Culture of violence
America's Attorney General talks about violent video games
During the American presidential elections last year, many people in the gaming community were backing George "Dubya" Bush because of the threat they saw from Al Gore's running mate Joe Lieberman, a well-known critic of violent games and movies. Which today seems a little ironic, as Bush's recently appointed Attorney General John Ashcroft once again lays into the "culture of violence" in America.
Speaking to the American Society of Newspaper Editors, Ashcroft apparently took a leaf out of Lt Col Grossman's big book of killology, claiming that teenager Michael Carneal, who shot eight students at a school in Kentucky a few years back, had learned how to aim a gun from video games and was a better shot than most policemen. This is quite clearly rubbish. What people like Grossman and Ashcroft want you to forget is the fact that Carneal was firing a handgun randomly into a crowd of unarmed teenagers, whilst policemen (even in America) generally try to shoot at a single armed target without hitting any innocent bystanders.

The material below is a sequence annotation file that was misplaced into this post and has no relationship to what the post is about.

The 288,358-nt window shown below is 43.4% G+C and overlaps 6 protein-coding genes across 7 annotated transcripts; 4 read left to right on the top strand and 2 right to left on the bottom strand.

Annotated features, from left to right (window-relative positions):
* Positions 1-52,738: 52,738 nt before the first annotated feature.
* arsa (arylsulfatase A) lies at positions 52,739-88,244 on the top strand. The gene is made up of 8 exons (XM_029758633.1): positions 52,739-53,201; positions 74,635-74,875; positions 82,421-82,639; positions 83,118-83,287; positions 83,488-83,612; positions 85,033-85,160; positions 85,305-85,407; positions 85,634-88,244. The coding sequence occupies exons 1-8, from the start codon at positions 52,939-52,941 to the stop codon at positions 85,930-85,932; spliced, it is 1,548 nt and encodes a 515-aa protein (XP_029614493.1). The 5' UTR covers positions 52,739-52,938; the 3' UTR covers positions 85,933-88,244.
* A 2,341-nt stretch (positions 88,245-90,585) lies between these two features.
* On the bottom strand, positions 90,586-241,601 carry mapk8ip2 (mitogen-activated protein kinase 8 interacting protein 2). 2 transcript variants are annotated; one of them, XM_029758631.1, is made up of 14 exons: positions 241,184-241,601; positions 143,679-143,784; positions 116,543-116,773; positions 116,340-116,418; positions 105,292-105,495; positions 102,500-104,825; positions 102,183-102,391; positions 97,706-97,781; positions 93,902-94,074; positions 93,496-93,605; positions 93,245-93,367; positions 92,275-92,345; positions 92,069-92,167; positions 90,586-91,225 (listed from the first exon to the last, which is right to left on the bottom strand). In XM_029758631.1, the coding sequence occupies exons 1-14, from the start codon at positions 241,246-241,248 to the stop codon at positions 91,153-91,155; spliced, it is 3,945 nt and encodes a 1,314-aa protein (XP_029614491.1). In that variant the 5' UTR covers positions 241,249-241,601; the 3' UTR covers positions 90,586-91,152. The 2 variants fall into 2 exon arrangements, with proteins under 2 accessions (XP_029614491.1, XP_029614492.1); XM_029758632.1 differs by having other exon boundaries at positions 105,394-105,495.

In his most strongly worded attack yet on the computer games industry, Ashcroft said that children "are conditioned in video games to do things that are abhorrent to the human spirit", and that companies "may have to understand that there's a certain responsibility in the development of video games". Thankfully he doesn't seem to be promoting censorship at the moment, although here at EuroGamer we would certainly support his calls for stricter enforcement of existing age ratings in the USA, like we already have in most European countries. "We live in a culture of violence, and it's going to take more than government to address it", according to Ashcroft. "Everyone has to have a role."